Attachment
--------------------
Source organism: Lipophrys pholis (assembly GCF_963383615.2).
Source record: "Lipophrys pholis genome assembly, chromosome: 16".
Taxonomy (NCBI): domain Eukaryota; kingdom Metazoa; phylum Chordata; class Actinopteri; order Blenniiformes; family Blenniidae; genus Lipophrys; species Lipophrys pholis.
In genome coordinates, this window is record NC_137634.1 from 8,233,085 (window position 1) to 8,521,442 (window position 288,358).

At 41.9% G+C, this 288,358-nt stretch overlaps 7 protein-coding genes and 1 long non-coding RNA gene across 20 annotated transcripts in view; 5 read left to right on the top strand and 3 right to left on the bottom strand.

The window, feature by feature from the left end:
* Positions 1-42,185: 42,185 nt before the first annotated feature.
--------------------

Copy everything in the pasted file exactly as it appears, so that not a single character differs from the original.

Source organism: Lipophrys pholis (assembly GCF_963383615.2).
Source record: "Lipophrys pholis genome assembly, chromosome: 16".
Taxonomy (NCBI): domain Eukaryota; kingdom Metazoa; phylum Chordata; class Actinopteri; order Blenniiformes; family Blenniidae; genus Lipophrys; species Lipophrys pholis.
In genome coordinates, this window is record NC_137634.1 from 8,233,085 (window position 1) to 8,521,442 (window position 288,358).

At 41.9% G+C, this 288,358-nt stretch overlaps 7 protein-coding genes and 1 long non-coding RNA gene across 20 annotated transcripts in view; 5 read left to right on the top strand and 3 right to left on the bottom strand.

The window, feature by feature from the left end:
* Positions 1-42,185: 42,185 nt before the first annotated feature.